Algonquin School District 300 unveils new administration building

ALGONQUIN – The newly opened $3.9 million administration building gives administrators from Algonquin-based School District 300 a centralized location that is nearly twice the size of their old office in Carpentersville.

The different administrative departments from District 300 also will be housed together at the same location for the first time – the primary motive behind officials' decision to build the two-story, 28,000-square-foot building, said Chuck Bumbales, assistant superintendent of operations.

"The goal is better communication amongst all of our departments," Bumbales said. "We are really hoping that in-person touch is really going to improve communication."

But for parents and students, the majority of the building at 2550 Harnish Drive, Algonquin, will be off-limits, excluding the new district board room. Located near the main lobby, the larger meeting area can fit between 30 to 40 additional people.

It features four 70-inch TVs that add a visual component to board presentations and includes a raised seating area for board members. It's a larger, more flexible space for the community than the board's former meeting location at Westfield Community School, Bumbales said.

As staffers were settling into their new office and waiting for the final pieces of furniture to arrive, Bumbales showcased the new board room, five conference rooms and various office spaces during a media tour earlier this week.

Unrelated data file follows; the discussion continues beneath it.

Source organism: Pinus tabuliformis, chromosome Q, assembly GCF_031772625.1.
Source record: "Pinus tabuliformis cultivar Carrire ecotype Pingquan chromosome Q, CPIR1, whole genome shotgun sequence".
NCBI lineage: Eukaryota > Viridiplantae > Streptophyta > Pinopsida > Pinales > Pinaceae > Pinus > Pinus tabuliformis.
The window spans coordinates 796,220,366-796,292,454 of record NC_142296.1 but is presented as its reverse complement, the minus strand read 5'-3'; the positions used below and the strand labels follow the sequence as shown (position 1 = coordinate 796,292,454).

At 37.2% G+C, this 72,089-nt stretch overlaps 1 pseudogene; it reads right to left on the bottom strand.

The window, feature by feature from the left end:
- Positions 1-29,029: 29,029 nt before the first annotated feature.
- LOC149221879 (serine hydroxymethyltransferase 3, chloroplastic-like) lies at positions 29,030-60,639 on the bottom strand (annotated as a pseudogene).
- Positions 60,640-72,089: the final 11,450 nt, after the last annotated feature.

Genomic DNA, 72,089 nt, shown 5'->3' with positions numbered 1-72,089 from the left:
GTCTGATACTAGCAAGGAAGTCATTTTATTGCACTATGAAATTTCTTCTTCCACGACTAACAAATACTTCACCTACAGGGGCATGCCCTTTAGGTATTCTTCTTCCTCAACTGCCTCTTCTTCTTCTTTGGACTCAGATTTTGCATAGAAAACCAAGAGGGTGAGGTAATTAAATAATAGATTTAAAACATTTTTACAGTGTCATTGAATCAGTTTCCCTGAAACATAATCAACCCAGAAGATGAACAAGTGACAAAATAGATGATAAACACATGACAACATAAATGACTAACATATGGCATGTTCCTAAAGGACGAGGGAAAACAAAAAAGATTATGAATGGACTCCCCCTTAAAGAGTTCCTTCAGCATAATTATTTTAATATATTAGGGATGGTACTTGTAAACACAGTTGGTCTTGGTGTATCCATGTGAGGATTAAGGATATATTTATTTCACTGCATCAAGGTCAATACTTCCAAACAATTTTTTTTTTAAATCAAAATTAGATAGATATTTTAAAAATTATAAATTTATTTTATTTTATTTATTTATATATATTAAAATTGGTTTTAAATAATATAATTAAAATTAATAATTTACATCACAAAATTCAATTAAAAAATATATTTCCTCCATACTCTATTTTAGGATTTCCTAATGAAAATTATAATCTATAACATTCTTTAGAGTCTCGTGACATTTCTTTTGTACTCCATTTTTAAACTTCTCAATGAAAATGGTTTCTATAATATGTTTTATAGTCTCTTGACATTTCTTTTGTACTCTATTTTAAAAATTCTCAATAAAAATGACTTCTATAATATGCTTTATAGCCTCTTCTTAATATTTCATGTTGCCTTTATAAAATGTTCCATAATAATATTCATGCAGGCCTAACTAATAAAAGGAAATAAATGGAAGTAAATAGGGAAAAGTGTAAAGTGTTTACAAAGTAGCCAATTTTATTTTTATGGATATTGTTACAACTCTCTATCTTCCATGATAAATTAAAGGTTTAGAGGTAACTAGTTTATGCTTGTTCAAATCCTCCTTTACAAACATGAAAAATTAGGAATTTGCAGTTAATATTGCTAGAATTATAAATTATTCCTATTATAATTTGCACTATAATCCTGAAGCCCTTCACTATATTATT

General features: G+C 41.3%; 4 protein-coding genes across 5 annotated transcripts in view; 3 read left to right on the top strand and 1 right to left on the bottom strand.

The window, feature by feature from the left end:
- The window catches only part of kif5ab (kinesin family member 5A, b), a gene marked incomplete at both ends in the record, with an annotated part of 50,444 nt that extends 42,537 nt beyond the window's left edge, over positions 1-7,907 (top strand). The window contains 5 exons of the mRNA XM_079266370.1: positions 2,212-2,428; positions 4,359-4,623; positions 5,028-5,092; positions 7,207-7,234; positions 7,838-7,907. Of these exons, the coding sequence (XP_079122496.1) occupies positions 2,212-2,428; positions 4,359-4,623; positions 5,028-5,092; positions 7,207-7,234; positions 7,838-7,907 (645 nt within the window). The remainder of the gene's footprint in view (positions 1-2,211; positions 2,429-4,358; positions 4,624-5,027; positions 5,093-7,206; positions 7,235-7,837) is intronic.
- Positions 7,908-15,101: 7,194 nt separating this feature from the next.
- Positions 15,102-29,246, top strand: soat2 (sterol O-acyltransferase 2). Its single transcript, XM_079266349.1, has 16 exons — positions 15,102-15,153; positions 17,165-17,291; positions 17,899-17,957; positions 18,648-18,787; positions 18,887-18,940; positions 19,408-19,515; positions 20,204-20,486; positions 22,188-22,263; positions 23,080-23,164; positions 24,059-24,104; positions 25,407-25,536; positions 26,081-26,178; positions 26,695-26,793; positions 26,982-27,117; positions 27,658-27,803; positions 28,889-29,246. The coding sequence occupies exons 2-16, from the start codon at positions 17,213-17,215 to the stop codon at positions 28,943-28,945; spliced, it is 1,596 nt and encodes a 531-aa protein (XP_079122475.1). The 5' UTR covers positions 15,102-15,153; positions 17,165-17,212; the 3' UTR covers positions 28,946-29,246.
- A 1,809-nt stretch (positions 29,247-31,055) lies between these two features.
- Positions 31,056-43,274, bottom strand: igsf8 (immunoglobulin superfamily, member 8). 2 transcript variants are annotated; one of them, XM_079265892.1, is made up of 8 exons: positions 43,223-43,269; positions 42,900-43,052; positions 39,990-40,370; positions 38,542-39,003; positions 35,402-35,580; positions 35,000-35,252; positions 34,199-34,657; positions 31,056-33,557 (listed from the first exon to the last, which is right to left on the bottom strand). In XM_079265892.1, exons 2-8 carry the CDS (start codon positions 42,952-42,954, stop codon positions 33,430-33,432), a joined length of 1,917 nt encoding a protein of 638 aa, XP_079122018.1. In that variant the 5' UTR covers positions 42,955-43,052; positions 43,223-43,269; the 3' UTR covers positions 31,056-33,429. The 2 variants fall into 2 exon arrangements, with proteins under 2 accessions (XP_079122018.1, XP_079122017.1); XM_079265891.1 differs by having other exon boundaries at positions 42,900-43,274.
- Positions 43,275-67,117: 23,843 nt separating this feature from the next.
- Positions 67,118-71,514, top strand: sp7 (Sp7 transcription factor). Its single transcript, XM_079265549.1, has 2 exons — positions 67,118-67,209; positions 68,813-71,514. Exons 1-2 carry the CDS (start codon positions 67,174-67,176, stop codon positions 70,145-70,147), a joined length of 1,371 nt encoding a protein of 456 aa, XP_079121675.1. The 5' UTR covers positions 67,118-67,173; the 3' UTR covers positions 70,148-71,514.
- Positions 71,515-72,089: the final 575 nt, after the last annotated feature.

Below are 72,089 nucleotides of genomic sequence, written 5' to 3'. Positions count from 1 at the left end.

The nine-month construction project forced administrators in the spring to move from Carpentersville to Hampshire, before they permanently relocated to Algonquin last week.

The project coincided with a $1.17 million renovation to the former Central Office in Carpentersville. The renovation converted the office into classrooms for the district's alternative Oak Ridge School.

Officials should complete the move into the new Central Office by the end of January, Bumbales said.

"Everything operates – the phones, the Internet, the security systems, the fire system," he said. "It's really now about the final move-in touches that will really make the place become home."